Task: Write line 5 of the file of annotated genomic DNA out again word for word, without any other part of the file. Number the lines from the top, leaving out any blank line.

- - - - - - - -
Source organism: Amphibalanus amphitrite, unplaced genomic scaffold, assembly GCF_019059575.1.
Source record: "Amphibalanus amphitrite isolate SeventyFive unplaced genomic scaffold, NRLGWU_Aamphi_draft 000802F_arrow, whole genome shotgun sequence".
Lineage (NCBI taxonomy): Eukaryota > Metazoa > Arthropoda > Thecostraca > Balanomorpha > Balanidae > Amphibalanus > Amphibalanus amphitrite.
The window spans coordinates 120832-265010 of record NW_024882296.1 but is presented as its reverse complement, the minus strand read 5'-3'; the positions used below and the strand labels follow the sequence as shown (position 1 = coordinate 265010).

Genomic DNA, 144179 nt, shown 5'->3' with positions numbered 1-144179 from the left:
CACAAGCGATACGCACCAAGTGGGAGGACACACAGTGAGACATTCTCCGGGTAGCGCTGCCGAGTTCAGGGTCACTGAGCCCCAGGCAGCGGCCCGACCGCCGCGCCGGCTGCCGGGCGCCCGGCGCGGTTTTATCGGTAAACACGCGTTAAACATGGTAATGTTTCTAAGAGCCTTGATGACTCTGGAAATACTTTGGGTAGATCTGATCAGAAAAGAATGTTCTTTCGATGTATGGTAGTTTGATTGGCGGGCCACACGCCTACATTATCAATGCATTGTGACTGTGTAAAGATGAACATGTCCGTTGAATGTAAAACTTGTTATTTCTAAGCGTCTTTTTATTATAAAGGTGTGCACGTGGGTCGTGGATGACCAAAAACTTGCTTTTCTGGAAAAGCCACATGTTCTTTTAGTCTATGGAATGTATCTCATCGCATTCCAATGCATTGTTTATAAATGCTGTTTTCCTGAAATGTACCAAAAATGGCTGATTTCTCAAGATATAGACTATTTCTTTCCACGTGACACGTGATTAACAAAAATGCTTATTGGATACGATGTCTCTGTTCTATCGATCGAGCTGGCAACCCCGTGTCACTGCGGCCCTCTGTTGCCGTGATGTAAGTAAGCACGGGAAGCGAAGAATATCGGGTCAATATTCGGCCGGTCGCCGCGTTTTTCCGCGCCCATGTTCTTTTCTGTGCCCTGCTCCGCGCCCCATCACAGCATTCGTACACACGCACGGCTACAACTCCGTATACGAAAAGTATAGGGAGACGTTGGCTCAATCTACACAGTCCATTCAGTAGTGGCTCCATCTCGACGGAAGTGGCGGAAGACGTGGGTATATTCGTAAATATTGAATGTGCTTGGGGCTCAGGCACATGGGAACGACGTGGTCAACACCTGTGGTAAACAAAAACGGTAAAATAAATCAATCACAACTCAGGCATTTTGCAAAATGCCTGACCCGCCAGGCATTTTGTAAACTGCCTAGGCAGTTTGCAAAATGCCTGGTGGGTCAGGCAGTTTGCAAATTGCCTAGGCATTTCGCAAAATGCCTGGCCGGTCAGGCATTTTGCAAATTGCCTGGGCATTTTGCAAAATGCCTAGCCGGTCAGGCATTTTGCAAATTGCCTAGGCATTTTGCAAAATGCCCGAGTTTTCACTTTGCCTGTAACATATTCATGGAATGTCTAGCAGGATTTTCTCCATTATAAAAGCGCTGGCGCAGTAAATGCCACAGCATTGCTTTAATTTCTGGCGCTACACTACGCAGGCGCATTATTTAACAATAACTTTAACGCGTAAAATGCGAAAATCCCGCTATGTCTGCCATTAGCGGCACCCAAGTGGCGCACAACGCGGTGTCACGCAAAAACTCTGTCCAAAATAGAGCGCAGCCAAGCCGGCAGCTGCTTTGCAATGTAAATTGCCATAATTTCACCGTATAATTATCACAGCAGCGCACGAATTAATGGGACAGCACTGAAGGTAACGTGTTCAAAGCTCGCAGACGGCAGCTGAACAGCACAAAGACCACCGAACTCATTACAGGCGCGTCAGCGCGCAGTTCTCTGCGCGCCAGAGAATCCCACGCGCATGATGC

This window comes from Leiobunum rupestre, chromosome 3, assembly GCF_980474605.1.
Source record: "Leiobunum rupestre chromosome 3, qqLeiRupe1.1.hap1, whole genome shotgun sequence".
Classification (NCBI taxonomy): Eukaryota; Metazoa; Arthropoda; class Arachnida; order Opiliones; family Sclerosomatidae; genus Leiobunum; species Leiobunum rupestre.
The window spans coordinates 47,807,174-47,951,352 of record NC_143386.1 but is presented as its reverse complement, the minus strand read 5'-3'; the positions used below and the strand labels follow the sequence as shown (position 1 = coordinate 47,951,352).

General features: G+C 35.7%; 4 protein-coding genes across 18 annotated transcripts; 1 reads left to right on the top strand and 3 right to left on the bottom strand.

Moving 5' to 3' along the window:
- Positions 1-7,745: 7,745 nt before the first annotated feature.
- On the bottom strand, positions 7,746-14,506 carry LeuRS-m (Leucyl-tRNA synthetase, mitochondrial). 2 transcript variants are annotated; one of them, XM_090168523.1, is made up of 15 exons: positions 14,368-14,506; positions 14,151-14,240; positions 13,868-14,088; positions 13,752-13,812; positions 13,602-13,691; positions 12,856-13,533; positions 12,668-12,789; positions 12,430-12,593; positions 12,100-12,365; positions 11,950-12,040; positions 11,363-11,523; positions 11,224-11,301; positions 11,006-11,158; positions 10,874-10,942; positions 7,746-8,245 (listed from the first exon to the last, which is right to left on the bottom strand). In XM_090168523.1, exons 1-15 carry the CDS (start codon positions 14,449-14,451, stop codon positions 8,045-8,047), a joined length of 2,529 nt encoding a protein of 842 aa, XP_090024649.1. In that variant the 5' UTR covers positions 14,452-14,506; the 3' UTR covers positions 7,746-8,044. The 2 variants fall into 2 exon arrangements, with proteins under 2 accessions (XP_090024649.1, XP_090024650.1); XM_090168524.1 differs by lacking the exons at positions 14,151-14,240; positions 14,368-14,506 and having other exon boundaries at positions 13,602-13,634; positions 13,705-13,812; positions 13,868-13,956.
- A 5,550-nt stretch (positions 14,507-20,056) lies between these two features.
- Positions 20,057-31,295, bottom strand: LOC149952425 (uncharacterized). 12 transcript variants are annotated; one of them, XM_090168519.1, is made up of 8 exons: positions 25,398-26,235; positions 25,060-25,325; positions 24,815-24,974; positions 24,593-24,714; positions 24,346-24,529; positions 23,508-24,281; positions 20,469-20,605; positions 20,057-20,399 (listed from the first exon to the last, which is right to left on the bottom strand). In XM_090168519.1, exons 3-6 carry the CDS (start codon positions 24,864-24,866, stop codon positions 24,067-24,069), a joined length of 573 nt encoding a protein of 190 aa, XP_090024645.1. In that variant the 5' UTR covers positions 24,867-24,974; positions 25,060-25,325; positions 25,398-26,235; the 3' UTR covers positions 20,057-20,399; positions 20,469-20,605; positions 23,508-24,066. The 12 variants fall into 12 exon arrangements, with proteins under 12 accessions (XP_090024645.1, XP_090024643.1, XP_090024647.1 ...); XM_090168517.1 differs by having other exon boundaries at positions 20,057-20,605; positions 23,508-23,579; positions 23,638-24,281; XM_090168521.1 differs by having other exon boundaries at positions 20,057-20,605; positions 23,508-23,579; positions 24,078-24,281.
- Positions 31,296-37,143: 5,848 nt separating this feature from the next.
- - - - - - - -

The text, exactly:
Genomic DNA, 144179 nt, shown 5'->3' with positions numbered 1-144179 from the left: